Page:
On October 20, 2011, the U.S. Bronchiectasis Research Registry enrolled its 1,000th patient, a significant milestone in the fight against a rare lung condition that typically affects adults (mostly women) in the United States between 60 and 80 years of age.
The registry consists of people willing to participate in clinical studies to better understand, diagnose, prevent, and treat the disorder. One-thousand registry participants may not seem like very many, but only about 110,000 people in the United States have bronchiectasis, so this pool of participants actually represents a relatively substantial proportion of the overall patient population. Studying these patients will make significant contributions to the field.
Bronchiectasis is characterized by enlarged airways that are chronically infected with bacteria. Disease symptoms include wheezing, shortness of breath, coughing up thick mucus, and bleeding in the lungs. There is no cure for the disease, but treatments that clear the lungs of mucus and antibiotics that clear the airway of infections can help. In some cases, parts of the lung must be removed. With treatment, most people can live relatively normal lives, but early detection and diagnosis are critical.
Approximately one-third of all bronchiectasis cases are caused by cystic fibrosis, a genetic disorder that causes the body to overproduce mucus in the lungs and digestive tract. Bronchiectasis also can be caused by an inherited condition called primary ciliary dyskinesia, in which the hair-like structures (cilia) that line the inside of the nose, middle ear, and lungs are unable to clear the body of inhaled particles such as bacteria. Some cases of bronchiectasis have no known cause.
The Chronic Obstructive Pulmonary Disease Foundation established the U.S. Bronchiectasis Research Registry in 2008. The registry was developed to ensure that researchers would have ready access to a pool of people willing to participate in studies designed to enhance understanding of the types of bronchiectasis not caused by cystic fibrosis (non-CF bronchiectasis). Non-CF bronchiectasis can be difficult to diagnose and treat, hence the need to study this select group of patients.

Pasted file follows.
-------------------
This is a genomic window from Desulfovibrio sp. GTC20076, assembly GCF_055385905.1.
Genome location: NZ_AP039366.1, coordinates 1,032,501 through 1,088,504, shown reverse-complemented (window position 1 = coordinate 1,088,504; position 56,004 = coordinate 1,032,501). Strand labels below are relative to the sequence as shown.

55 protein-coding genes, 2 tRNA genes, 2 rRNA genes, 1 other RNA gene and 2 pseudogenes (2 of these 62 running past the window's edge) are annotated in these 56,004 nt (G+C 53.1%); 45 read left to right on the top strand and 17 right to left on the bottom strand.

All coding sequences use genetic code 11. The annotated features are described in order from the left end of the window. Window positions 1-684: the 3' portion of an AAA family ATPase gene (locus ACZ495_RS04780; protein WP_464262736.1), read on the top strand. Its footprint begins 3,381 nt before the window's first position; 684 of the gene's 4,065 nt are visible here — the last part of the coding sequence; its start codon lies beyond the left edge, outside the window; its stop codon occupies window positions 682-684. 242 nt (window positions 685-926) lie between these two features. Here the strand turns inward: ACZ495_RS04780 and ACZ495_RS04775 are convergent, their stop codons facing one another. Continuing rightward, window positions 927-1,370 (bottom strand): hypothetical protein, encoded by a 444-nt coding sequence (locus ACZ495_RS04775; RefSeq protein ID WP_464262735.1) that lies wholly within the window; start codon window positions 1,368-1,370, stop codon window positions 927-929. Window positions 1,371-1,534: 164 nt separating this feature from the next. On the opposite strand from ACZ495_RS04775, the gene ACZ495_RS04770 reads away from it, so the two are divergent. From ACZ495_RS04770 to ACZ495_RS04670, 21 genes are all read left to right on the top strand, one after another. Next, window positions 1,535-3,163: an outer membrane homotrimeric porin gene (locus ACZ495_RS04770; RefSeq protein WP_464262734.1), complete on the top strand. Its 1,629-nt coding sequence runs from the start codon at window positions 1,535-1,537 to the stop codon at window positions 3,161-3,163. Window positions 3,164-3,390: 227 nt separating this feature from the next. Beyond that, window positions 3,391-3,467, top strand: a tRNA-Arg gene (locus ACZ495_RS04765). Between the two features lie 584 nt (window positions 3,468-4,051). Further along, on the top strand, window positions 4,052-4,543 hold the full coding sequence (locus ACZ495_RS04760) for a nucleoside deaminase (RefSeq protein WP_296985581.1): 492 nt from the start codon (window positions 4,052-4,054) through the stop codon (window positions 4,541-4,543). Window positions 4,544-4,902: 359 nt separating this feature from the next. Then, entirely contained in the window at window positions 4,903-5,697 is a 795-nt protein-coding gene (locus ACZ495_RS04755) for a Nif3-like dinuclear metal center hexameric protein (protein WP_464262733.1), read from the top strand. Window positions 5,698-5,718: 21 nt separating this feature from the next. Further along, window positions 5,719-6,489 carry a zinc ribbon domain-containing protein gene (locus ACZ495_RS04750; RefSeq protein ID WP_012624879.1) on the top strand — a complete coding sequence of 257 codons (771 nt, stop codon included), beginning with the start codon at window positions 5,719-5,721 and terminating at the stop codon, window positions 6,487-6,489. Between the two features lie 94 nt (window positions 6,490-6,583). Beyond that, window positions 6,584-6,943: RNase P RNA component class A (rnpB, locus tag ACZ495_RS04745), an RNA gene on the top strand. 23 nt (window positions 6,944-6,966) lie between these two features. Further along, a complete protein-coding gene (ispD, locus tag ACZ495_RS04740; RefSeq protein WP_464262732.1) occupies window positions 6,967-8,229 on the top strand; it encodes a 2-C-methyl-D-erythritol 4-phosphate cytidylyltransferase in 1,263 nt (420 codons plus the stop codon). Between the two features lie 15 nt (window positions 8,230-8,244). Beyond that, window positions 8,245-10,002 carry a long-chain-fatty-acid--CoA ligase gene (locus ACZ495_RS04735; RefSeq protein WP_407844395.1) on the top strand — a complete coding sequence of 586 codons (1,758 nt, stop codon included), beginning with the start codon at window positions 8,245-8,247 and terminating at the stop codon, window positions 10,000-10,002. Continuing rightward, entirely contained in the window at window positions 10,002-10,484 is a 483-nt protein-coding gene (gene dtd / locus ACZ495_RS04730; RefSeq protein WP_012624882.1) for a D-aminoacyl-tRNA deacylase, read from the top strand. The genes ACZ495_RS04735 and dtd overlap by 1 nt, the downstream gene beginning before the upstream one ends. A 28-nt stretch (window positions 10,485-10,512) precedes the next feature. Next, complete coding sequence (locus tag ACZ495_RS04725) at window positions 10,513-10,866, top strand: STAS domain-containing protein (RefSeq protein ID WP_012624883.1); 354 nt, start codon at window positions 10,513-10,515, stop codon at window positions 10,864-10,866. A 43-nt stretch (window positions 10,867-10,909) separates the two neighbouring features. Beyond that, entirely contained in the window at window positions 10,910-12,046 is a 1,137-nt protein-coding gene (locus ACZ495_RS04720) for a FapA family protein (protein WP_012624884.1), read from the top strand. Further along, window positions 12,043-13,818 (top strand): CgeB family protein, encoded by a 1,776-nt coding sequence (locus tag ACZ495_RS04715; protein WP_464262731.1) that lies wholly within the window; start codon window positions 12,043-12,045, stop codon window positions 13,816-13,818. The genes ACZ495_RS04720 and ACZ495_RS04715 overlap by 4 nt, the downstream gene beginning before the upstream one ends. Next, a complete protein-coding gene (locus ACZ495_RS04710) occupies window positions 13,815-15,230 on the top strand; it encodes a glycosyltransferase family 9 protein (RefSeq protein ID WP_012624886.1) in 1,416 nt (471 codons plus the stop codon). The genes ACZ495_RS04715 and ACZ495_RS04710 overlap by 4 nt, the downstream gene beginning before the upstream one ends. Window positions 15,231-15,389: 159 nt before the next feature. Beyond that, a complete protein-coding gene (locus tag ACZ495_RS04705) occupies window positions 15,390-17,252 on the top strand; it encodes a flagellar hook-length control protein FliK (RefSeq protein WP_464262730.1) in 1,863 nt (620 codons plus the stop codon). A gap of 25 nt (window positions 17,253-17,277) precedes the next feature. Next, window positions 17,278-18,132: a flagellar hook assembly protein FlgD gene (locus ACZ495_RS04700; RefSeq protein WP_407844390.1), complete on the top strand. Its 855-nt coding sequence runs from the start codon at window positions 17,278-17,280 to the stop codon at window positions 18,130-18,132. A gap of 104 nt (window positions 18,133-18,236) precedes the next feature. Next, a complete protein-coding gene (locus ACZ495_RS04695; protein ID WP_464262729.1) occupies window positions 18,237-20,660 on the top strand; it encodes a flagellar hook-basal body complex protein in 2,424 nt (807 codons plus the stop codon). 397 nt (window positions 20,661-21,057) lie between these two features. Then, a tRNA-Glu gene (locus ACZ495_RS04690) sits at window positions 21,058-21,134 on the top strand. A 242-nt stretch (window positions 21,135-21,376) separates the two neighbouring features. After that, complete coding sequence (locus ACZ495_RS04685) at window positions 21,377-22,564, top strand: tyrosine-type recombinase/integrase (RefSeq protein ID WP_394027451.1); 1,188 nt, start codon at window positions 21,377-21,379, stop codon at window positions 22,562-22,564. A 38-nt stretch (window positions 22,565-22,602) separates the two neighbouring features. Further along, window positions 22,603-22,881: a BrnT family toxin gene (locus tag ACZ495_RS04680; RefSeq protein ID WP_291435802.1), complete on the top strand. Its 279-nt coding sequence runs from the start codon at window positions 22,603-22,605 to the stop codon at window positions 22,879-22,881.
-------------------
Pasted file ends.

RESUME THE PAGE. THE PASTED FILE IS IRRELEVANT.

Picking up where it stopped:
Currently, 16 sites across the United States participate in the registry, including one at the National Institutes of Health (NIH) in Bethesda, Maryland, led by Kenneth Olivier, M.D., a researcher in the NIAID Laboratory of Clinical Infectious Diseases.
In addition to overseeing the NIH registry site, Dr. Olivier chairs a clinical study focused on bronchiectasis within a network of research centers, called the Genetic Disorders of Mucociliary Clearance Consortium, which is part of the Rare Diseases Clinical Research Network. In its initial phase, the consortium focused on patients with known or suspected genetic disorders of the respiratory cilia or primary ciliary dyskinesia, but it now has expanded to include studies on bronchiectasis caused by unknown factors.
The goals of the consortium are to identify genes associated with disease, improve diagnostic testing, and develop new treatments. The Bronchiectasis Research Registry may help identify patients willing and eligible to participate in studies conducted by the consortium as well as other clinical trials aimed at understanding or treating the disorder.
Reaching the 1,000th patient in the Bronchiectasis Research Registry is a great accomplishment, but researchers hope that more people will join the effort to find a cure for this disease. Patients interested in participating should speak with their primary care physician; enrollment in the registry is by referral and must be completed through one of the 16 participating sites.
Learn more about the registry and see the other participating sites at the Bronchiectasis Research Registry website.
Read more about related ciliary disorders and find out how you can participate in a study by visiting the Genetic Disorders of Mucociliary Clearance Consortium website.
Visit the National Library of Medicine MedlinePlus website for more information about bronchiectasis, cystic fibrosis, and primary ciliary dyskinesia.
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Last Updated December 20, 2011